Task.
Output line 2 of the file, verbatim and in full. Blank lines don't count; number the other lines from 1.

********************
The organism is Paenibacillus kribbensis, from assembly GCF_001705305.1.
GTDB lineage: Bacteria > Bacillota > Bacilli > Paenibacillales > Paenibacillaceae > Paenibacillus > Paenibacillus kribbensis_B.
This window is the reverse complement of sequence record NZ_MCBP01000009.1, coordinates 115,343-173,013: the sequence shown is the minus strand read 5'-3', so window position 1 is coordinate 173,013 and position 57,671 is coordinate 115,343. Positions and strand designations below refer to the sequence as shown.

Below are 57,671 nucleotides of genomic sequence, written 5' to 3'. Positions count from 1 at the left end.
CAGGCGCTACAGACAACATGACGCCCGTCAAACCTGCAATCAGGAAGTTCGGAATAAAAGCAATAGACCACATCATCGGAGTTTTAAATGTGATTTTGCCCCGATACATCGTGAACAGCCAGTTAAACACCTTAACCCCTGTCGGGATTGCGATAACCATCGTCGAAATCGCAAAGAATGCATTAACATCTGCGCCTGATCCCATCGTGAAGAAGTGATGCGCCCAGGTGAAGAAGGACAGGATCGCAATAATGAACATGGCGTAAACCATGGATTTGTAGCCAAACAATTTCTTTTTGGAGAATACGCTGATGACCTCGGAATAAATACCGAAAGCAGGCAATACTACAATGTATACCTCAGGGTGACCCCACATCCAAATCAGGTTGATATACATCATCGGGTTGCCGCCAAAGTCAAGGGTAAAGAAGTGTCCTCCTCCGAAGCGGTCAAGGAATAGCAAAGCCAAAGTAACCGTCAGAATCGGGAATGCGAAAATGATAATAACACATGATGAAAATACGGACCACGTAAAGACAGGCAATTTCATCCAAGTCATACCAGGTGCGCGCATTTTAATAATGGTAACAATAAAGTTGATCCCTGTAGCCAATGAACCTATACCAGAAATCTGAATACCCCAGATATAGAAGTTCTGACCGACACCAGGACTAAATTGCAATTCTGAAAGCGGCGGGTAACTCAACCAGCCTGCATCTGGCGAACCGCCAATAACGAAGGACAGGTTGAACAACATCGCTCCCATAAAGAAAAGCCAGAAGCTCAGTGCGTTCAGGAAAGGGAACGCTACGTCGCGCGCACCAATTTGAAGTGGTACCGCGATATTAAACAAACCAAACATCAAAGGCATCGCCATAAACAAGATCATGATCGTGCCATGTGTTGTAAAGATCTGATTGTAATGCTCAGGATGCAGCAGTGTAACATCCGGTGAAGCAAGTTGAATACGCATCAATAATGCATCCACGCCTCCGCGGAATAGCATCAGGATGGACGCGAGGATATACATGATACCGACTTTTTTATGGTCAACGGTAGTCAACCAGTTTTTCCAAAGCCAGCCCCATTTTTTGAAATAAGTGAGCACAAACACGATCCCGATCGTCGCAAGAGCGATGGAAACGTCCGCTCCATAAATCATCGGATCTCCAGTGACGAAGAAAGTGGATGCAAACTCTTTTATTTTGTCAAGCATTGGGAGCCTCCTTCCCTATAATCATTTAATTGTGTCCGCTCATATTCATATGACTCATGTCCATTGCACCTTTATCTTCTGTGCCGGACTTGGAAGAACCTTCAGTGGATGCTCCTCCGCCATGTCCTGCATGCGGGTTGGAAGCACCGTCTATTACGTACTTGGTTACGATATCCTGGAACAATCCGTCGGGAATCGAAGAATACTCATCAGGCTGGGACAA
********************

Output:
GTDB lineage: Bacteria > Bacillota > Bacilli > Paenibacillales > Paenibacillaceae > Paenibacillus > Paenibacillus kribbensis_B.